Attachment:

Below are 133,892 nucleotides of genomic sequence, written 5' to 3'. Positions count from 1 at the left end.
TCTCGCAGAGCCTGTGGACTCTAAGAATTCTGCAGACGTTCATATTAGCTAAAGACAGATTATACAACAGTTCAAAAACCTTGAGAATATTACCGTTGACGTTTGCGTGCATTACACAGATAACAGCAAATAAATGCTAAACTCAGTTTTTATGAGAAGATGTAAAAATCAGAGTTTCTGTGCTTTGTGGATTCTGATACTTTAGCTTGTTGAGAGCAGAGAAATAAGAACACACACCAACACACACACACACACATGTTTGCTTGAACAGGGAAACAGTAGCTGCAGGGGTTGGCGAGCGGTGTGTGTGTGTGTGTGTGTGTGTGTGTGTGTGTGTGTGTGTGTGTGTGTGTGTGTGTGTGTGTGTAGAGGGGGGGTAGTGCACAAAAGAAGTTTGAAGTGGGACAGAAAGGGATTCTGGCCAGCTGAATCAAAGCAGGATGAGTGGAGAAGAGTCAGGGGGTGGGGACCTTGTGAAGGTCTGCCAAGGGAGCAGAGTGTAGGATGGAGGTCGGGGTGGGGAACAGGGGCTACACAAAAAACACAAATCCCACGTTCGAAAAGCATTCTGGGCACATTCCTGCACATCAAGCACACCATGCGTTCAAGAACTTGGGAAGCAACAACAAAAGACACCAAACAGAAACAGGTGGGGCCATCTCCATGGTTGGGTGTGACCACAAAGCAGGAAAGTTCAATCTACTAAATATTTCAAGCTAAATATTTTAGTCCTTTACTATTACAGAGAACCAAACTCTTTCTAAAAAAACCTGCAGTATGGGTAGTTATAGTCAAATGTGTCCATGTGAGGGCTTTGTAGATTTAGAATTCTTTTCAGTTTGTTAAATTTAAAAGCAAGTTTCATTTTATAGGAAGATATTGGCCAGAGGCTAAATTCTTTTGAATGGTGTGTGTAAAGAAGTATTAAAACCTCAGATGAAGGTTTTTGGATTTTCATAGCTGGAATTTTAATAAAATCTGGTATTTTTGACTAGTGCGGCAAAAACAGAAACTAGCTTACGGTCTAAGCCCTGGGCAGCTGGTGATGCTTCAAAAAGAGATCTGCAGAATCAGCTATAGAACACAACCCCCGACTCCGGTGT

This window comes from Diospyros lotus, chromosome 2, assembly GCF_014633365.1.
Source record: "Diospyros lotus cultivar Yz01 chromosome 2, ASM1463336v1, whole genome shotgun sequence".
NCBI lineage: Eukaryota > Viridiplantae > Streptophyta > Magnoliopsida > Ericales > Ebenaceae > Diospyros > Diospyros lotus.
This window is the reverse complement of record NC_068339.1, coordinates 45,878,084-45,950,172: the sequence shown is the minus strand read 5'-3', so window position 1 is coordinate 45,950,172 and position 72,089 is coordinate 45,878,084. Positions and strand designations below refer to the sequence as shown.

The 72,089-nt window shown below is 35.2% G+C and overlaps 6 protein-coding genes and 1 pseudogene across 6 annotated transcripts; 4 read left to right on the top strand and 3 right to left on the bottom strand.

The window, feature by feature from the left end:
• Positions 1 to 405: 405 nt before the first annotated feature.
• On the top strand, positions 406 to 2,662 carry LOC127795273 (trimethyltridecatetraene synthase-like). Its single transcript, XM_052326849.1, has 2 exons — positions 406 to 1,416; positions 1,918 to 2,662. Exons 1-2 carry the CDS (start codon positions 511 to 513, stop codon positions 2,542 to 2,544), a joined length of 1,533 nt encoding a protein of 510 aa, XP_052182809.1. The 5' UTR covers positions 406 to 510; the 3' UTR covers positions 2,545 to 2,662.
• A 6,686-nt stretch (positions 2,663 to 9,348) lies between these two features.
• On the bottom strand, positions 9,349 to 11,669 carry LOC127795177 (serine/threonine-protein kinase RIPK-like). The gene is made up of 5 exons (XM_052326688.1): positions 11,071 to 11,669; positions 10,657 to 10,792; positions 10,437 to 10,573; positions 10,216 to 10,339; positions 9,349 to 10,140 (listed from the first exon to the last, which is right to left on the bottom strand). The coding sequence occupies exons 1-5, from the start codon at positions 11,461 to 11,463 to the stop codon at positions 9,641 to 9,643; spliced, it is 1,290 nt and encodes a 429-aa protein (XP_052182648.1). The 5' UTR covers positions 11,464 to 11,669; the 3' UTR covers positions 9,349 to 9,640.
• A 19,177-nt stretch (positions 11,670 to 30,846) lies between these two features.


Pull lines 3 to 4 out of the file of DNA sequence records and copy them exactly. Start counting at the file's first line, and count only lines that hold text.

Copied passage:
This window comes from Diospyros lotus, chromosome 2, assembly GCF_014633365.1.
Source record: "Diospyros lotus cultivar Yz01 chromosome 2, ASM1463336v1, whole genome shotgun sequence".